Sky's outgoing chief operating officer let Johnson use his £9 million Westminster townhouse to plot his leadership campaign. The new PM has rewarded him with a job in Number 10. "The public would be forgiven for coming to the conclusion that Johnson’s friends can buy influence within the new administration," Labour's Jon Trickett said.

    Andrew Gilligan: Transport adviser

    A journalist at the Sunday Times, Gilligan advised Johnson on cycling when he was mayor of London and will be taking on the transport brief in Downing Street. A fierce critic of HS2, which he has called a “disastrous scheme". When working for the BBC, Gilligan famously claimed that Tony Blair’s government had "sexed up" a dossier on Iraqi weapons of mass destruction. He worked for Iranian state television channel Press TV for two years, which is ironic given Johnson’s criticism of Labour leader Jeremy Corbyn for his own appearances on the station.

    Robert Oxley: Press secretary

    One of the principal press officers on the Vote Leave campaign, Oxley has quit his job at Deliveroo to spin for Johnson. A Tory comms veteran, he used to work as an adviser to Priti Patel and Michael Fallon.

    Lucia Hodgson: Deputy press secretary

    A former speechwriter, Hodgson was a special adviser to Andrea Leadsom and is another key Brexiteer appointment. She will deputise for Oxley on Johnson's spin team.

    Ross Kempsell: Policy adviser

    Kempsell will be an adviser in the Number 10 policy unit leading on Whitehall and public sector reform. A major hire from the Lobby – Westminster's pool of journalists – during the leadership campaign Kempsell scooped Johnson's "do or die" Brexit pledge and his love for painting buses.

    Blair Gibbs: Policy adviser

    Gibbs, who was Johnson's policing aide when he was Mayor of London, is leaving his current job as the policy lead at the Centre for Medicinal Cannabis campaign group to take up the key role in Number 10. A source close to Gibbs confirmed he was making the move. Read BuzzFeed News' full story on his appointment here.

    Chloe Westley: Digital adviser

    You may recognise Westley — formerly of the TaxPayers' Alliance and the Vote Leave campaign — as a prominent pro-Brexit talking head on your TV screens over the last year. Her appointment caused controversy when it was revealed by BuzzFeed News after news emerged that she had called the far-right politician Anne Marie Waters a “hero.”

    Oliver Lewis: Policy adviser

    Another Vote Leave alum, he was seen as one of the “brains” of the referendum campaign. He will advise Johnson on Brexit policy.

    Sheridan Westlake: Number 10 adviser

    Nicknamed “Super spad,” Westlake, a veteran of the May and Cameron governments, is staying put in his Downing Street role. Probably one of very few May aides to keep their jobs.

    Meg Powell-Chandler: Head of grid

    A former adviser to Cameron and former education secretary Damian Hinds. She will be in charge of the government's "grid", its communications planning schedule — a crucial role in the organisation of the government.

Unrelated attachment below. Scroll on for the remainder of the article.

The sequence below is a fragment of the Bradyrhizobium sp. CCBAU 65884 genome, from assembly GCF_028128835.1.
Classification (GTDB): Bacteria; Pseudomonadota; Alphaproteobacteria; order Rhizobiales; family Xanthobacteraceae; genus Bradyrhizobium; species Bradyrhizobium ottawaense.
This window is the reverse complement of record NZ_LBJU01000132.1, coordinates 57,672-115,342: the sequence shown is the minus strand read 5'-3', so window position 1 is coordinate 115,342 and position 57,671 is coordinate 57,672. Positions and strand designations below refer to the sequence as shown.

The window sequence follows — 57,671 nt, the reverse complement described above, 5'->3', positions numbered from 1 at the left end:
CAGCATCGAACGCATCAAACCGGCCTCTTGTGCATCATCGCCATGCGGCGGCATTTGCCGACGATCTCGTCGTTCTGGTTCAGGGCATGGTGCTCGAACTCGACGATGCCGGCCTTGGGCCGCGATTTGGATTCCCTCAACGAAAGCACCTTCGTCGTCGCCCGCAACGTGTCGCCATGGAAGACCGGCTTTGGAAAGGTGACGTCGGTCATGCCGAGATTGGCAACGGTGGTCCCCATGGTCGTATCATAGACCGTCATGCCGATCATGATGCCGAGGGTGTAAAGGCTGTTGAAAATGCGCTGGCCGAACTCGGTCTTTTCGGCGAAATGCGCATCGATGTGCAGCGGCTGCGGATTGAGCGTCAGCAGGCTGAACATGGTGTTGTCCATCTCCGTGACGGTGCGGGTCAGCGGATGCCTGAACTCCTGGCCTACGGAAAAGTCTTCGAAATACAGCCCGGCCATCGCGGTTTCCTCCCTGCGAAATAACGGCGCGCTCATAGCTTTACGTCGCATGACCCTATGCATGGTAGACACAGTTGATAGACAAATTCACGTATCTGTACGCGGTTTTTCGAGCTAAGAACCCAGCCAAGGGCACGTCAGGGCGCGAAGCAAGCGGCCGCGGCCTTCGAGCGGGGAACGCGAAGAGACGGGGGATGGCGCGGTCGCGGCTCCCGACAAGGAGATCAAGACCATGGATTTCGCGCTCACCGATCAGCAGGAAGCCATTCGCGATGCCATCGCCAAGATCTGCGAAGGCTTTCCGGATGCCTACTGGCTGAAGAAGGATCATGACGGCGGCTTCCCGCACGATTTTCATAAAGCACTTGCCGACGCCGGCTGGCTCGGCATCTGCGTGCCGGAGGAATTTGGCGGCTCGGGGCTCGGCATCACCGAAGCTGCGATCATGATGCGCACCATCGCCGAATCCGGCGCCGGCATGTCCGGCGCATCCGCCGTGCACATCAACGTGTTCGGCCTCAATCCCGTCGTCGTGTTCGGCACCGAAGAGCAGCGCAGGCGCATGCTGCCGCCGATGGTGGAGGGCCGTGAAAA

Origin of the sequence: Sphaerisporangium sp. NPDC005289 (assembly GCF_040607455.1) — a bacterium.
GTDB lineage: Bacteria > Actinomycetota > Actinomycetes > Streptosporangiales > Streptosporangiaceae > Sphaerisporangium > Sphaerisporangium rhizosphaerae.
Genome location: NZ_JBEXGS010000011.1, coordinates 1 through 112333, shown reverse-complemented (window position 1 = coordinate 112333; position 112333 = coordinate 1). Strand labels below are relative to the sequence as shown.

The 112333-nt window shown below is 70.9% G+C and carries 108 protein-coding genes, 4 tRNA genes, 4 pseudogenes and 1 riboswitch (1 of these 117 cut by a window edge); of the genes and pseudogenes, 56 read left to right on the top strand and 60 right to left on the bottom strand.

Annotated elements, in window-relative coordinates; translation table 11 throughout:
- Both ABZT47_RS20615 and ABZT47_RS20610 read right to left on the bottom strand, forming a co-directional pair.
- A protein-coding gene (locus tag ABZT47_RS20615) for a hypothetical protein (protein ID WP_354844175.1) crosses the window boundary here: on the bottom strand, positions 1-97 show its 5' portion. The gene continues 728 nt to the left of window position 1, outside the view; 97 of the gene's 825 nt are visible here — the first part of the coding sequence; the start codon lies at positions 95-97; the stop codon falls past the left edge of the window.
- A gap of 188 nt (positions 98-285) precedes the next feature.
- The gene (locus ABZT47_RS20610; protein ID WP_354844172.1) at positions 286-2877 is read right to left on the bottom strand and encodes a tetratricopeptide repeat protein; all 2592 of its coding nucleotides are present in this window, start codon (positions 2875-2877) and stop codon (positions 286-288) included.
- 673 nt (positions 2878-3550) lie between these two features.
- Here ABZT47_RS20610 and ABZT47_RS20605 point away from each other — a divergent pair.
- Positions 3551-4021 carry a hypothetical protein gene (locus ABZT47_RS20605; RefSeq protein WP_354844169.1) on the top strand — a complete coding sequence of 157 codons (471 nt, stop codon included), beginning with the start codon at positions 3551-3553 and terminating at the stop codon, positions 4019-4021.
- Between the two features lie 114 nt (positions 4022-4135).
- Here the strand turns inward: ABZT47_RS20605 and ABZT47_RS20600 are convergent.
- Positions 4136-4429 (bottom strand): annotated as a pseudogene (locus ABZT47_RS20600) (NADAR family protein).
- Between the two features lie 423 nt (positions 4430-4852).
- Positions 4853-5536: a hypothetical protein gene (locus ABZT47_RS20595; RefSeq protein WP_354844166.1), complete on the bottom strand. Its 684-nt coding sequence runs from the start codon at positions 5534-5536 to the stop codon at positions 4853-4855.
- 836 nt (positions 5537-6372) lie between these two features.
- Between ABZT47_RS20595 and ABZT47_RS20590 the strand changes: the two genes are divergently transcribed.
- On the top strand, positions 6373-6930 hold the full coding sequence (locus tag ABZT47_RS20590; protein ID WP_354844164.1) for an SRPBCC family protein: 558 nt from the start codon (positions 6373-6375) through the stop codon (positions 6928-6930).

Shelley Williams-Walker: Operations

    Williams-Walker, who ran travel and events for Johnson when he was foreign secretary, will be in charge of operations at Number 10.

    Nick Vaughan: Operations

    A former Tory aide at Conservative headquarters, Vaughan then became a lobbyist and most recently worked as head of public affairs at the Football Association. He returns to Westminster to help Johnson with operations. Many journalists and government spinners will be eyeing his old job with the FA.

    Jimmy McLoughlin: Business adviser

    Keeping the role he had at Downing Street under May for the time being, McLoughlin will liaise between Number 10 and business. The son of former Tory chairman Patrick.

    Damon Poole: Broadcast aide

    Another former Vote Leave campaigner, Poole will be in charge of broadcast bids in the new government.

    Rosie Bate-Williams: Regional press aide

    A former Defra official and Tory press officer, Bate-Williams will handle regional press for the PM.

    Ellie Lyons: Number 10 adviser

    Was an adviser to Gavin Williamson at the Ministry of Defence before he was sacked over the Huawei leak. She will be in charge of political briefing.

    Jean-Andre Prager: Policy adviser

    Splitting his time between the Number 10 policy unit and helping Amber Rudd at the Department for Work and Pensions.

    Tom Irven: Number 10 adviser

    Special adviser to former chief whip Julian Smith, Irven has been promoted to Number 10 where he will work in the legislative affairs unit with Nikki Da Costa.

    Rupert Yorke: Number 10 adviser

    Leaving the Downing Street comms team, where he served at the end of May's premiership, but staying on in the Number 10 political team.

    Senior appointments in government departments

    Chancellor Sajid Javid is taking his current advisers Samuel Coates, James Hedgeland and Olivia Robey with him to the Treasury.

    At the Home Office, Priti Patel's chief of staff will be the former Vote Leave campaigner and Michael Gove aide James Starkie.

    At the Department for International Trade, Liz Truss has poached Evening Standard journalist Sophie Jarvis, formerly of the Adam Smith Institute, as her policy adviser. Nerissa Chesterfield, head of comms at the Institute of Economic Affairs, will be Truss' media aide.